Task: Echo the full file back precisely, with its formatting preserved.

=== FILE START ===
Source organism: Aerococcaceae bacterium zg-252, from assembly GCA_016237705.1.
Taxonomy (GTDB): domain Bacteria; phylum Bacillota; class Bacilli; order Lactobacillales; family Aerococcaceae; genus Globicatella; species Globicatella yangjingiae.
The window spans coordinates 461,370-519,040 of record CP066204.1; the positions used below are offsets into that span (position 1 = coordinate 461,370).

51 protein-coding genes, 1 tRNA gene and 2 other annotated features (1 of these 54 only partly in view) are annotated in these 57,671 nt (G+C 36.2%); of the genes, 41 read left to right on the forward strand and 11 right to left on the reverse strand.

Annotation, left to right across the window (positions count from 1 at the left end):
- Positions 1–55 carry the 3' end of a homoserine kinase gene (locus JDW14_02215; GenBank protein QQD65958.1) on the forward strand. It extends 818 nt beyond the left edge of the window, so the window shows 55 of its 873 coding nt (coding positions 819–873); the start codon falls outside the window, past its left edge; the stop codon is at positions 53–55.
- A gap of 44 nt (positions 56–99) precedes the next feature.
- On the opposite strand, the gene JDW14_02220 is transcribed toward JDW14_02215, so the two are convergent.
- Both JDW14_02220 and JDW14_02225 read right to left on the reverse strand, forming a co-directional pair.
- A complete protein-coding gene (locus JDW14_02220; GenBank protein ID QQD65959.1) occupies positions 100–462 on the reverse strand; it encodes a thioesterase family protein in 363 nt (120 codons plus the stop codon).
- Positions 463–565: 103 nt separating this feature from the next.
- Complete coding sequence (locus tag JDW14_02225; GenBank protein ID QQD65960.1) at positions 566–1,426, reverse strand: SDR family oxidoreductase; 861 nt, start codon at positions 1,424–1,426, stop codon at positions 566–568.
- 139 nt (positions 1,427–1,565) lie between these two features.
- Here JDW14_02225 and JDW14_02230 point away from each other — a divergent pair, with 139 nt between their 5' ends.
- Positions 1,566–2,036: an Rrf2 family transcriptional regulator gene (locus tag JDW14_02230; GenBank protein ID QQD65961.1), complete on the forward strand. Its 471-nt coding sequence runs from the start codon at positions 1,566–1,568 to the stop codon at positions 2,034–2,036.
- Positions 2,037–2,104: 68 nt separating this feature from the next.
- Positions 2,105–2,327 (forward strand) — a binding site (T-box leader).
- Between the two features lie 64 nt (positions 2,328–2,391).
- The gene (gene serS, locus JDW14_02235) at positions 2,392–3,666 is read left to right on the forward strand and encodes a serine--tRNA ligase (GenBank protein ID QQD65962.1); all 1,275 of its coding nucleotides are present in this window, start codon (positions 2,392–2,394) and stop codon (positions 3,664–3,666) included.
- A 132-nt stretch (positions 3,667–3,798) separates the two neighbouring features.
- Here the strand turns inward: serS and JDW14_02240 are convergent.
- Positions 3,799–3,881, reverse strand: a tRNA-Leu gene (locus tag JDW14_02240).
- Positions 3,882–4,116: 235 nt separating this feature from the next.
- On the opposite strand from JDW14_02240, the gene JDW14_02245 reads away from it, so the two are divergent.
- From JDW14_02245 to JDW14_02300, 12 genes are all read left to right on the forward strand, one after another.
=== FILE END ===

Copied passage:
Source organism: Aerococcaceae bacterium zg-252, from assembly GCA_016237705.1.
Taxonomy (GTDB): domain Bacteria; phylum Bacillota; class Bacilli; order Lactobacillales; family Aerococcaceae; genus Globicatella; species Globicatella yangjingiae.
The window spans coordinates 461,370-519,040 of record CP066204.1; the positions used below are offsets into that span (position 1 = coordinate 461,370).

51 protein-coding genes, 1 tRNA gene and 2 other annotated features (1 of these 54 only partly in view) are annotated in these 57,671 nt (G+C 36.2%); of the genes, 41 read left to right on the forward strand and 11 right to left on the reverse strand.

Annotation, left to right across the window (positions count from 1 at the left end):
- Positions 1–55 carry the 3' end of a homoserine kinase gene (locus JDW14_02215; GenBank protein QQD65958.1) on the forward strand. It extends 818 nt beyond the left edge of the window, so the window shows 55 of its 873 coding nt (coding positions 819–873); the start codon falls outside the window, past its left edge; the stop codon is at positions 53–55.
- A gap of 44 nt (positions 56–99) precedes the next feature.
- On the opposite strand, the gene JDW14_02220 is transcribed toward JDW14_02215, so the two are convergent.
- Both JDW14_02220 and JDW14_02225 read right to left on the reverse strand, forming a co-directional pair.
- A complete protein-coding gene (locus JDW14_02220; GenBank protein ID QQD65959.1) occupies positions 100–462 on the reverse strand; it encodes a thioesterase family protein in 363 nt (120 codons plus the stop codon).
- Positions 463–565: 103 nt separating this feature from the next.
- Complete coding sequence (locus tag JDW14_02225; GenBank protein ID QQD65960.1) at positions 566–1,426, reverse strand: SDR family oxidoreductase; 861 nt, start codon at positions 1,424–1,426, stop codon at positions 566–568.
- 139 nt (positions 1,427–1,565) lie between these two features.
- Here JDW14_02225 and JDW14_02230 point away from each other — a divergent pair, with 139 nt between their 5' ends.
- Positions 1,566–2,036: an Rrf2 family transcriptional regulator gene (locus tag JDW14_02230; GenBank protein ID QQD65961.1), complete on the forward strand. Its 471-nt coding sequence runs from the start codon at positions 1,566–1,568 to the stop codon at positions 2,034–2,036.
- Positions 2,037–2,104: 68 nt separating this feature from the next.
- Positions 2,105–2,327 (forward strand) — a binding site (T-box leader).
- Between the two features lie 64 nt (positions 2,328–2,391).
- The gene (gene serS, locus JDW14_02235) at positions 2,392–3,666 is read left to right on the forward strand and encodes a serine--tRNA ligase (GenBank protein ID QQD65962.1); all 1,275 of its coding nucleotides are present in this window, start codon (positions 2,392–2,394) and stop codon (positions 3,664–3,666) included.
- A 132-nt stretch (positions 3,667–3,798) separates the two neighbouring features.
- Here the strand turns inward: serS and JDW14_02240 are convergent.
- Positions 3,799–3,881, reverse strand: a tRNA-Leu gene (locus tag JDW14_02240).
- Positions 3,882–4,116: 235 nt separating this feature from the next.
- On the opposite strand from JDW14_02240, the gene JDW14_02245 reads away from it, so the two are divergent.
- From JDW14_02245 to JDW14_02300, 12 genes are all read left to right on the forward strand, one after another.